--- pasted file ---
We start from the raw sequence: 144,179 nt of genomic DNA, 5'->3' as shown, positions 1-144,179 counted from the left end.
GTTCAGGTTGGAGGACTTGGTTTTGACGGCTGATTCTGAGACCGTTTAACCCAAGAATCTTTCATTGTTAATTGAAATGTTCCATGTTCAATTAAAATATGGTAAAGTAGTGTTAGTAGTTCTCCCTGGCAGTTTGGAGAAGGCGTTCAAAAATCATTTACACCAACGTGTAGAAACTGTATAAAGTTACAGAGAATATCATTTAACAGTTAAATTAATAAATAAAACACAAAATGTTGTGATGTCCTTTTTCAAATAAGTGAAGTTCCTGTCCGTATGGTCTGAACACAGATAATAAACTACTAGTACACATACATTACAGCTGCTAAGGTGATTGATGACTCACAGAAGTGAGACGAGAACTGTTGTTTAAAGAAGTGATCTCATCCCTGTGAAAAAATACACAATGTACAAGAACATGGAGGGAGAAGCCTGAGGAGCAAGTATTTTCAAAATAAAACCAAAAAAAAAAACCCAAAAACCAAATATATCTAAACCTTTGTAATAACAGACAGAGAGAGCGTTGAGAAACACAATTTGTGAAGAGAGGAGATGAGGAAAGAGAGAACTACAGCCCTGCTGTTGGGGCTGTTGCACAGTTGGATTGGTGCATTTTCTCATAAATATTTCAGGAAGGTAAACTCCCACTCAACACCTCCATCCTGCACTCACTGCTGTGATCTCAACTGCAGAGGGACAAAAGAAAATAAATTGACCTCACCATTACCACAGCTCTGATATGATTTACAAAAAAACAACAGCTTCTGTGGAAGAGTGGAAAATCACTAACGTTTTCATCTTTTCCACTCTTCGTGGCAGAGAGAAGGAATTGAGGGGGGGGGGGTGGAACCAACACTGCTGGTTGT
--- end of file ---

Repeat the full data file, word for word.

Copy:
We start from the raw sequence: 144,179 nt of genomic DNA, 5'->3' as shown, positions 1-144,179 counted from the left end.
GTTCAGGTTGGAGGACTTGGTTTTGACGGCTGATTCTGAGACCGTTTAACCCAAGAATCTTTCATTGTTAATTGAAATGTTCCATGTTCAATTAAAATATGGTAAAGTAGTGTTAGTAGTTCTCCCTGGCAGTTTGGAGAAGGCGTTCAAAAATCATTTACACCAACGTGTAGAAACTGTATAAAGTTACAGAGAATATCATTTAACAGTTAAATTAATAAATAAAACACAAAATGTTGTGATGTCCTTTTTCAAATAAGTGAAGTTCCTGTCCGTATGGTCTGAACACAGATAATAAACTACTAGTACACATACATTACAGCTGCTAAGGTGATTGATGACTCACAGAAGTGAGACGAGAACTGTTGTTTAAAGAAGTGATCTCATCCCTGTGAAAAAATACACAATGTACAAGAACATGGAGGGAGAAGCCTGAGGAGCAAGTATTTTCAAAATAAAACCAAAAAAAAAAACCCAAAAACCAAATATATCTAAACCTTTGTAATAACAGACAGAGAGAGCGTTGAGAAACACAATTTGTGAAGAGAGGAGATGAGGAAAGAGAGAACTACAGCCCTGCTGTTGGGGCTGTTGCACAGTTGGATTGGTGCATTTTCTCATAAATATTTCAGGAAGGTAAACTCCCACTCAACACCTCCATCCTGCACTCACTGCTGTGATCTCAACTGCAGAGGGACAAAAGAAAATAAATTGACCTCACCATTACCACAGCTCTGATATGATTTACAAAAAAACAACAGCTTCTGTGGAAGAGTGGAAAATCACTAACGTTTTCATCTTTTCCACTCTTCGTGGCAGAGAGAAGGAATTGAGGGGGGGGGGGTGGAACCAACACTGCTGGTTGT